Top Ten Arguments Against Water Fluoridation
- Fluoridation is a violation of the individual’s right to informed consent to medication.
- Fluoride is not an essential nutrient. No biological process in animals or humans has been shown to depend on it. On the contrary, it is known that fluoride can interfere with many important biological processes and vital cellular constituents, such as enzymes and G-proteins. This makes fluoride potentially toxic even at low doses.
- Children in fluoridated countries are greatly over-exposed to fluoride. When fluoridation began in 1940s, 10% of children were expected to develop dental fluorosis (damage to the enamel involving discoloration and/or mottling) in its very mild form. Today, the prevalence in fluoridated countries is much higher—41% of all American children aged 12-15 are now impacted with some form of dental fluorosis (CDC, 2010), with over 10% in categories (mild, moderate and severe) that may need expensive treatment.
- The chemicals used to fluoridate water supplies are largely hazardous by-products of the fertilizer industry. These chemicals cannot be disposed of into the sea by international law, and have never been required to undergo randomized clinical trials for safety or effectiveness by any regulatory agency in the world. The U.S. FDA classifies fluoride as an “unapproved drug.”
- There is mounting evidence that swallowing fluoride causes harm. Fluoride has been found to damage soft tissues (brain, kidneys, and endocrine system), as well as teeth (dental fluorosis) and bones (skeletal fluorosis). There are now 24 studies that show a relationship between fairly modest exposure to fluoride and reduced IQ in children. Two of these studies suggest that the threshold for damage may be reached at fluoride levels similar to those used in water fluoridation.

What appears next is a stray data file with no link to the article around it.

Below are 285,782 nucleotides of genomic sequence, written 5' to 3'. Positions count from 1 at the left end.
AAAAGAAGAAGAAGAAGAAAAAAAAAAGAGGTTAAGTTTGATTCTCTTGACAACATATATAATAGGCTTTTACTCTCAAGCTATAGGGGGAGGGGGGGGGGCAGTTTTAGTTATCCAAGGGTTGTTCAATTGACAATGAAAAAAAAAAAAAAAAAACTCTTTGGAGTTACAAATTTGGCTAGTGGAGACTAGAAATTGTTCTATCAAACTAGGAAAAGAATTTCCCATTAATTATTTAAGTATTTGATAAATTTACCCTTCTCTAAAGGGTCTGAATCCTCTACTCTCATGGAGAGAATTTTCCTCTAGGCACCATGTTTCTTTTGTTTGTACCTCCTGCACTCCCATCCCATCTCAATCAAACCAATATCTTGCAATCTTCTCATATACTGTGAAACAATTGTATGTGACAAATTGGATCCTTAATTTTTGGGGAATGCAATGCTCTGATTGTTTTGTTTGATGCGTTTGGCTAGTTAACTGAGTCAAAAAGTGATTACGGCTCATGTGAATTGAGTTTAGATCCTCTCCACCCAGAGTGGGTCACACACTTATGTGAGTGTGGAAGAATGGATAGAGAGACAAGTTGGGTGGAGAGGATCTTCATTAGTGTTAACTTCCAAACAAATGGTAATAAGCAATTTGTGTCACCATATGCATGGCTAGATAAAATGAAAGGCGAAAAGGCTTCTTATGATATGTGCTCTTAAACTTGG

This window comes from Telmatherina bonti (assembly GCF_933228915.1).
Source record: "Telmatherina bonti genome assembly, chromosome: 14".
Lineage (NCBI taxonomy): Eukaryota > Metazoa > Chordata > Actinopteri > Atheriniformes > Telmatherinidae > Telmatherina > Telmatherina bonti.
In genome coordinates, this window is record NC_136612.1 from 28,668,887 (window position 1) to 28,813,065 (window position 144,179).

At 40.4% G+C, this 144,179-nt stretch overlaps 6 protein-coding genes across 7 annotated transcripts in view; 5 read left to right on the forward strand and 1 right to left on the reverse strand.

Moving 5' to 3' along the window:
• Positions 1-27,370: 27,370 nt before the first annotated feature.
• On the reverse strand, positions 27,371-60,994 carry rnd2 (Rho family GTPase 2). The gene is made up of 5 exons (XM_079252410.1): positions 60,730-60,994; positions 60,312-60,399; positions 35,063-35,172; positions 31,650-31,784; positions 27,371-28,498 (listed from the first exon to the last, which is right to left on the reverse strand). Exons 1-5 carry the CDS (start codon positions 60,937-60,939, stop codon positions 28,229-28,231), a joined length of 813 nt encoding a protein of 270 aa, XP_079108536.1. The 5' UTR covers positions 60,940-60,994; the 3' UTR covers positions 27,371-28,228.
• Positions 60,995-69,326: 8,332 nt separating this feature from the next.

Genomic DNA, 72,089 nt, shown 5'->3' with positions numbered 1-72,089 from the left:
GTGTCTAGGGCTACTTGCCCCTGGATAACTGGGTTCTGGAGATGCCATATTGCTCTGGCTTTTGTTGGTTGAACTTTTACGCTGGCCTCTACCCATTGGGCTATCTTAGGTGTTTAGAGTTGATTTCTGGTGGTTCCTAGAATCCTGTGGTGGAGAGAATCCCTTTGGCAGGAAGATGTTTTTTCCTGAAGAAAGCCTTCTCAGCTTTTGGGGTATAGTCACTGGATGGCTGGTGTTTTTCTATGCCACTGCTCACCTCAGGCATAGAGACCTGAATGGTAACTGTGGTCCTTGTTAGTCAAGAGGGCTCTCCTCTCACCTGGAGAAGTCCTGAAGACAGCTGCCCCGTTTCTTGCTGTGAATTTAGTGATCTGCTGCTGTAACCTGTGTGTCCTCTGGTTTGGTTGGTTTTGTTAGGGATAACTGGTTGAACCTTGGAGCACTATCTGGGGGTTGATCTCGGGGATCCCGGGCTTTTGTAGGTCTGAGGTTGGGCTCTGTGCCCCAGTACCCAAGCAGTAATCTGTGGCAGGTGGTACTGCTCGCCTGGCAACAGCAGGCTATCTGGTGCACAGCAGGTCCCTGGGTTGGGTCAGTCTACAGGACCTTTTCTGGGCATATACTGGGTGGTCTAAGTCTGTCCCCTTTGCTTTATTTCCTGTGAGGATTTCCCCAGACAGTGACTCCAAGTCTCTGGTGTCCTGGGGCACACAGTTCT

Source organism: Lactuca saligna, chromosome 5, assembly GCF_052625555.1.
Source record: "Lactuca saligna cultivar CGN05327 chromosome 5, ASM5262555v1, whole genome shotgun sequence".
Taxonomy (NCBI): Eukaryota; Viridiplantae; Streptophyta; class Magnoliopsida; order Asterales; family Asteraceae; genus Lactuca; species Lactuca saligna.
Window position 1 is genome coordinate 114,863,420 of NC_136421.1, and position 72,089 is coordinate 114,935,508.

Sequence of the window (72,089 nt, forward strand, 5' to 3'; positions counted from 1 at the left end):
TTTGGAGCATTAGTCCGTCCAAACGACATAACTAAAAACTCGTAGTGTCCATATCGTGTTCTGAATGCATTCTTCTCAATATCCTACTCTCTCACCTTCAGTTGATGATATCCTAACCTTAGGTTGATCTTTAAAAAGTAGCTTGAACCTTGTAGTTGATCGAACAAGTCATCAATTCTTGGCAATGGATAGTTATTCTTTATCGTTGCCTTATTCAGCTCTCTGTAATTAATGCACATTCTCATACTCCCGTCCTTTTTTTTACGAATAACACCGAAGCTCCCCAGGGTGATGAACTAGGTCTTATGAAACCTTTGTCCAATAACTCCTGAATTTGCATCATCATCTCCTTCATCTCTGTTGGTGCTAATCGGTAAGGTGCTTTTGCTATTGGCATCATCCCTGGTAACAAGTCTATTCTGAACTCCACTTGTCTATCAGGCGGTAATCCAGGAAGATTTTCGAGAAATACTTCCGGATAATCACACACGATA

- Swallowing fluoride provides little or no benefit to the teeth. Even promoters of fluoridation agree that fluoride works topically (on the outer surface of the teeth), and not via some internal biological mechanism (CDC, 1999). A recent U.S. study found no relationship between the amount of fluoride a child ingested and level of tooth decay (Warren et al., 2009). Topical treatment in the form of fluoridated toothpaste is universally available, so it is a mistake to swallow fluoride and expose all the tissues of the body to its harmful effects.
- Human breast milk is very low in fluoride. Breast milk averages only 0.007 ppm F (NRC, 2006). Even in areas with high fluoride levels, nursing children receive only a small fraction of the mother’s fluoride intake, ensuring that the sensitive brains and bodies of breast-fed infants are protected from the developmental effects of this toxin. In contrast, a bottle-fed baby in a fluoridated area (0.7-1.2 ppm F) gets up to 200 times more fluoride than a breast-fed baby, resulting in an increased risk of dental fluorosis and other adverse effects.
- Once fluoride is added to water, there is no way to control who gets the drug or how much is ingested. No medical follow-up or monitoring of fluoride levels in citizens’ urine or bones is being carried-out by health agencies and so no record is being kept of adverse effects or daily or accumulated exposures.
- Certain subgroups are particularly affected by fluoridation. People vary considerably in their sensitivity to any toxic substance, including fluoride. Infants, the elderly, diabetics, those with poor nutrition (e.g. low calcium and low iodine), and those with kidney disease are especially vulnerable to specific adverse effects of fluoride. Black and Mexican-Americans have a higher prevalence of the more severe forms of dental fluorosis (see Table 23, CDC, 2005).
- Fluoridation discriminates against those with low incomes. People on low incomes are least able to afford avoidance measures (reverse osmosis or bottled water), or treatment of dental fluorosis (see Point 3) and other fluoride-related ailments (see Point 5).
For more information see the webpage of the Fluoride Action Network www.FluorideAlert.org; the videotape, “Professional Perspectives on Water Fluoridation” and The Case Against Fluoride by Connett, Beck and Micklem (Chelsea Green, 2010).